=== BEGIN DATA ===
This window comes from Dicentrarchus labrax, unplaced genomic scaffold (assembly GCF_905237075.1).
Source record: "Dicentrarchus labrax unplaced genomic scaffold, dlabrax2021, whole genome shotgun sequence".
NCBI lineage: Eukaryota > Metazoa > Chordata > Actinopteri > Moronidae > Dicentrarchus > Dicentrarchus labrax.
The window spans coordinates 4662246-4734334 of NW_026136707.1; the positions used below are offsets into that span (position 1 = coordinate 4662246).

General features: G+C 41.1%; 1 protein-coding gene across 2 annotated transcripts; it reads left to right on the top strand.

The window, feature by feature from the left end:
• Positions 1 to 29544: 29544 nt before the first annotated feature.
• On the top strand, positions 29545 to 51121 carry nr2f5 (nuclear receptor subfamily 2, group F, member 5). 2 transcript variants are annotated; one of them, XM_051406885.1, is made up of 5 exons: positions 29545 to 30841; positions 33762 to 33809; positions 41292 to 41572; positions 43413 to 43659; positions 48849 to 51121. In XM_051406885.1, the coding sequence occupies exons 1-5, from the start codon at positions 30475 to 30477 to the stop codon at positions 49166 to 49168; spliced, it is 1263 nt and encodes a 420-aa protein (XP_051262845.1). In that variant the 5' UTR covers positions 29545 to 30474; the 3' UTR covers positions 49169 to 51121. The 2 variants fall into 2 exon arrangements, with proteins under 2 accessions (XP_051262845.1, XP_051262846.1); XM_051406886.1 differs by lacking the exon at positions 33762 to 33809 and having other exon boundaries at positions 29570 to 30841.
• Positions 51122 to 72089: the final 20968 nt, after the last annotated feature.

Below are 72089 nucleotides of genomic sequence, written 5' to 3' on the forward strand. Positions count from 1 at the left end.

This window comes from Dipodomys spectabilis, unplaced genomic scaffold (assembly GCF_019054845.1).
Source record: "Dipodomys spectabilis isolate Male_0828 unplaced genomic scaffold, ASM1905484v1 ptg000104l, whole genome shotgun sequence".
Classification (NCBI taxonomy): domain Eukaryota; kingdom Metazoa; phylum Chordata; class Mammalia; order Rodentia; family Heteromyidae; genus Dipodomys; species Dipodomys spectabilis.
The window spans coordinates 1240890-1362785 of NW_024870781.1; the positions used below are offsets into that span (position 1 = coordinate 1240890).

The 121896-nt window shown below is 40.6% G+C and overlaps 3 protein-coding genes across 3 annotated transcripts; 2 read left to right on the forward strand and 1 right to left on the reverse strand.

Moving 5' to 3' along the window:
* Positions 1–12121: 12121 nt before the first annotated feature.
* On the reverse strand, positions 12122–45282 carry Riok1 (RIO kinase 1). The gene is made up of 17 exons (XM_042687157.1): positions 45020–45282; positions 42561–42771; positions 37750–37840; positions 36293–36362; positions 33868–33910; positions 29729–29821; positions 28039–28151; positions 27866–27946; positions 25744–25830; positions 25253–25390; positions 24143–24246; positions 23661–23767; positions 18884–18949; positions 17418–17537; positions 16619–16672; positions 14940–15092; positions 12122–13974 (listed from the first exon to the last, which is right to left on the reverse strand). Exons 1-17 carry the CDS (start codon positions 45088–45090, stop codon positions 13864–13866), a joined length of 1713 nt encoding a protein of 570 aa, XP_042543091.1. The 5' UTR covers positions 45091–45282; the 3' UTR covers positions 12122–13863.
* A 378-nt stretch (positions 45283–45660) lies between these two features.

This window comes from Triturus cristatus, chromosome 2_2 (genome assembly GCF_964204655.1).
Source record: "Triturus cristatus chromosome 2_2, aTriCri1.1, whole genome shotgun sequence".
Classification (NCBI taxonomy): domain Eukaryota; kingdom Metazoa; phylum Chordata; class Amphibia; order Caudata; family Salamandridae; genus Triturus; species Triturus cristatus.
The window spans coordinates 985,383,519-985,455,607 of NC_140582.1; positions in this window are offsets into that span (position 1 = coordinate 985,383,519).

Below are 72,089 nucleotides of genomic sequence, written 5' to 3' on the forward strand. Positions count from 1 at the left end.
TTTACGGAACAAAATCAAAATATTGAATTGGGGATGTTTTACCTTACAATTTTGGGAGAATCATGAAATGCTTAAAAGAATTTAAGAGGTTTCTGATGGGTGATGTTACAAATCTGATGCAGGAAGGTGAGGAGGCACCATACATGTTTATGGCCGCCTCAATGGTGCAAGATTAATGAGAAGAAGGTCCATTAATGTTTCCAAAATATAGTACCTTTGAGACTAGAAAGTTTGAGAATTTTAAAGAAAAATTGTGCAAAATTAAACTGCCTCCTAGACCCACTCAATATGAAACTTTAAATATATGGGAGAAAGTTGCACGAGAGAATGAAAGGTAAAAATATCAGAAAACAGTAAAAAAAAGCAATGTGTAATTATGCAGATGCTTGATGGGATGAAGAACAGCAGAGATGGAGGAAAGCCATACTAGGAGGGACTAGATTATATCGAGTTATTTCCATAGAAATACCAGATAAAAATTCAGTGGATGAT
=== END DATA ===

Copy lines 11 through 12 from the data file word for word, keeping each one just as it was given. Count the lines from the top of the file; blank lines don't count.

This window comes from Dipodomys spectabilis, unplaced genomic scaffold (assembly GCF_019054845.1).
Source record: "Dipodomys spectabilis isolate Male_0828 unplaced genomic scaffold, ASM1905484v1 ptg000104l, whole genome shotgun sequence".